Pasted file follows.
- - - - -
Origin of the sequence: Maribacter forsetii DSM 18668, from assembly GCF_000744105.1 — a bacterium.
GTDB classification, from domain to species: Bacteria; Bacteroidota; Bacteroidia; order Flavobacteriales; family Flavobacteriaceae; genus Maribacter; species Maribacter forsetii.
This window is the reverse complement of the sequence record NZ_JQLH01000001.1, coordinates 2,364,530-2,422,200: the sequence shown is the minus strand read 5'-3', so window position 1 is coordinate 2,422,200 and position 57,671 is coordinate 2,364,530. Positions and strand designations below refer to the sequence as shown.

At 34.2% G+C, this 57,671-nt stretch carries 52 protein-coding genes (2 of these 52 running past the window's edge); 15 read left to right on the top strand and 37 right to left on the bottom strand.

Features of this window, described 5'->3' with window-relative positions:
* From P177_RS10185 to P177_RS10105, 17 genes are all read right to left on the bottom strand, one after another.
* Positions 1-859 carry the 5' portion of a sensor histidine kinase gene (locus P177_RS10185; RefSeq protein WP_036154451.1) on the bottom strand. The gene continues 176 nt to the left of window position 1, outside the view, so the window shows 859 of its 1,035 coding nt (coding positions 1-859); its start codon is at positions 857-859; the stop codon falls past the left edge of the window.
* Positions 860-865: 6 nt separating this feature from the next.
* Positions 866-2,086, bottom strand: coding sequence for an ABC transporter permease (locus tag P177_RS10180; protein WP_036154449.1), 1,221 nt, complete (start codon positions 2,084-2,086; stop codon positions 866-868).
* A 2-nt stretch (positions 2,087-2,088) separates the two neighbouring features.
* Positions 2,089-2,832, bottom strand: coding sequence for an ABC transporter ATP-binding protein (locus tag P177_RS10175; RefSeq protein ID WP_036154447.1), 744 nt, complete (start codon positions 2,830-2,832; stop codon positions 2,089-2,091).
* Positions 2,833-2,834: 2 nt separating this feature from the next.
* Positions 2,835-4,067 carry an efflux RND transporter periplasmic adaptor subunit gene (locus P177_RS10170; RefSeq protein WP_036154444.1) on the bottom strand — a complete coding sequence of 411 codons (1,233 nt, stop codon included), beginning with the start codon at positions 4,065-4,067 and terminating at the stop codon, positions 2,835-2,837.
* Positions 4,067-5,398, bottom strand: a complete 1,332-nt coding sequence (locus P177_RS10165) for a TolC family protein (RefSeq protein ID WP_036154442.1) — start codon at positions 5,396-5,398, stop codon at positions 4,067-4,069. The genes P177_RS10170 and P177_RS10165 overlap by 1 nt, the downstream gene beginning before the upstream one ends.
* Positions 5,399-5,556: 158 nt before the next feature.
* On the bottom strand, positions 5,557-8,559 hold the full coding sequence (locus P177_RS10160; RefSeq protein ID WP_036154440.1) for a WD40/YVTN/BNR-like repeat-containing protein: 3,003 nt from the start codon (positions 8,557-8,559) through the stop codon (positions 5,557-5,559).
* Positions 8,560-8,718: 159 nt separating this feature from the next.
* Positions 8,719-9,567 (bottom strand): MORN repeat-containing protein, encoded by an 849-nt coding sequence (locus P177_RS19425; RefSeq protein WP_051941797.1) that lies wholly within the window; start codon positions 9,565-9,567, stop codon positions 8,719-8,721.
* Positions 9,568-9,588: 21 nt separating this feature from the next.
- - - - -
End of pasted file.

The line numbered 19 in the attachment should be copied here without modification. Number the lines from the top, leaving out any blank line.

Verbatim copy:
* Positions 9,568-9,588: 21 nt separating this feature from the next.